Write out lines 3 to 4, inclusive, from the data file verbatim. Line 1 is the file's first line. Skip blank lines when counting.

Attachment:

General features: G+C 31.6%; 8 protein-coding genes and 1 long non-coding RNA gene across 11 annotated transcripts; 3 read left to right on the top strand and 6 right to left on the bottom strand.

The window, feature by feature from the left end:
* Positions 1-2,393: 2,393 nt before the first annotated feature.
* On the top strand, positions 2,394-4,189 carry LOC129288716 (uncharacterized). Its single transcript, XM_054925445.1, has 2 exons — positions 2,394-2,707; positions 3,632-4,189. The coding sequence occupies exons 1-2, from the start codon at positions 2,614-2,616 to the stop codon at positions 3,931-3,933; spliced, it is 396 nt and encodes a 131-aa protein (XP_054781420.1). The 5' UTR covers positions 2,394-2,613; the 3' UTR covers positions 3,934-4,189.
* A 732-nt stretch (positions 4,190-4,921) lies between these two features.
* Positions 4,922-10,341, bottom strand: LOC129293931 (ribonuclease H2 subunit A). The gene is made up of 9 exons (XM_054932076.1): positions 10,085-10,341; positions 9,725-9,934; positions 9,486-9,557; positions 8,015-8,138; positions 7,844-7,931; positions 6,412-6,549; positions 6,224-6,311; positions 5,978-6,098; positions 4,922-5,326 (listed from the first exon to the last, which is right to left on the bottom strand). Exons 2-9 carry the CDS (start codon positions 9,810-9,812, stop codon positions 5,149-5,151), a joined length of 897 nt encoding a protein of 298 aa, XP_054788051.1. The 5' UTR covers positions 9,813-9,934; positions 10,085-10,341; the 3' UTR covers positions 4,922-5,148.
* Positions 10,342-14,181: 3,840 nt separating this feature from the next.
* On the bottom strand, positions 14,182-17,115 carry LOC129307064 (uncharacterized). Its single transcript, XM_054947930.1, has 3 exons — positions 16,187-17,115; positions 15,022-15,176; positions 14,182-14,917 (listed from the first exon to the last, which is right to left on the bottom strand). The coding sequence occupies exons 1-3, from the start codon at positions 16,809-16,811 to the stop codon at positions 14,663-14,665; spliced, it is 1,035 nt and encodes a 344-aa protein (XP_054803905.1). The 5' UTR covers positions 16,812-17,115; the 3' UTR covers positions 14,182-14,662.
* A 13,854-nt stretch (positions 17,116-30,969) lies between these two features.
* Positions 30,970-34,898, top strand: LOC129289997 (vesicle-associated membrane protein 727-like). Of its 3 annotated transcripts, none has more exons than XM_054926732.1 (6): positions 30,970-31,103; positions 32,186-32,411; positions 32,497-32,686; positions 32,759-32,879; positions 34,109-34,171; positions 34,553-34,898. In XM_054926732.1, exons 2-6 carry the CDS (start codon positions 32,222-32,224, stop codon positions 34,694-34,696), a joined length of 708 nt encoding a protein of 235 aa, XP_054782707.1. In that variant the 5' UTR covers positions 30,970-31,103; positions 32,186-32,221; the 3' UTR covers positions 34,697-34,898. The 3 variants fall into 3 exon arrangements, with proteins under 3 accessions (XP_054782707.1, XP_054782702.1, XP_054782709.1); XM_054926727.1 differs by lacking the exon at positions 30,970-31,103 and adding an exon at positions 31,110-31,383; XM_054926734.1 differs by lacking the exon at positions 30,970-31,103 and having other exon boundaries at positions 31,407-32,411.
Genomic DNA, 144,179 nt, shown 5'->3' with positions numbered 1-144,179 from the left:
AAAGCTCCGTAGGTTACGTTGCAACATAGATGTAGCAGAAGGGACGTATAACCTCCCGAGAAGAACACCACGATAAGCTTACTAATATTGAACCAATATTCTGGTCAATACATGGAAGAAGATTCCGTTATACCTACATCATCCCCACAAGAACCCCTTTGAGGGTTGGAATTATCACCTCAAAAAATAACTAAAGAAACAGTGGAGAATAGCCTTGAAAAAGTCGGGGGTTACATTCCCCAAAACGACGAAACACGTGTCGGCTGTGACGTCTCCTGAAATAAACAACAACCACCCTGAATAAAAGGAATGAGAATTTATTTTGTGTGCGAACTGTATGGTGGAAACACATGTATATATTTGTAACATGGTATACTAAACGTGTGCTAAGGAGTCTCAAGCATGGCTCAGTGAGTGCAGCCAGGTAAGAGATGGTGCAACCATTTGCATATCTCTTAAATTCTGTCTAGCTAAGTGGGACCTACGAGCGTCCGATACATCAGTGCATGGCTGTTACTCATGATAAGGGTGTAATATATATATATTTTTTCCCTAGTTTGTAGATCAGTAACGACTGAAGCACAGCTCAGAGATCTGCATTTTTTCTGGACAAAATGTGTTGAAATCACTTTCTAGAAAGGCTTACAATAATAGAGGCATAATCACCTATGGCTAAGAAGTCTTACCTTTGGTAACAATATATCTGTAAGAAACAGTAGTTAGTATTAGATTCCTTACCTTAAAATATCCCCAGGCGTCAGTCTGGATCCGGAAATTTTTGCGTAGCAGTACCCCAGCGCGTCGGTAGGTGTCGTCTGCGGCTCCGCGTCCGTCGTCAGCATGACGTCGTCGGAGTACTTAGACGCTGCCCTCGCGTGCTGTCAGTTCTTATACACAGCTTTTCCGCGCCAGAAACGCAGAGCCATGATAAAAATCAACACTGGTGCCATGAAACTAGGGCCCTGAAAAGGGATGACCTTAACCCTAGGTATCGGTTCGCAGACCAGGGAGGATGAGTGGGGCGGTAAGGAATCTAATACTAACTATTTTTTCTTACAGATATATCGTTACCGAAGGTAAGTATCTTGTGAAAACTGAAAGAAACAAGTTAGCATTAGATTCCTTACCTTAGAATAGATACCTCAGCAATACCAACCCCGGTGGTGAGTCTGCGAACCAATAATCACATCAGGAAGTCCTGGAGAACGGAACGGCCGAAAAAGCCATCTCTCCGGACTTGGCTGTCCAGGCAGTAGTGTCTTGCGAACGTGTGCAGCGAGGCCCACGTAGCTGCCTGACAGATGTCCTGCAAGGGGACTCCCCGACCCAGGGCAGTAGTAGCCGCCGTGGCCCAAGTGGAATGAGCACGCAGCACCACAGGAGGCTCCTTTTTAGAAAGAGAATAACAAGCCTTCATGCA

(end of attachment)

* Positions 1-2,393: 2,393 nt before the first annotated feature.
* On the top strand, positions 2,394-4,189 carry LOC129288716 (uncharacterized). Its single transcript, XM_054925445.1, has 2 exons — positions 2,394-2,707; positions 3,632-4,189. The coding sequence occupies exons 1-2, from the start codon at positions 2,614-2,616 to the stop codon at positions 3,931-3,933; spliced, it is 396 nt and encodes a 131-aa protein (XP_054781420.1). The 5' UTR covers positions 2,394-2,613; the 3' UTR covers positions 3,934-4,189.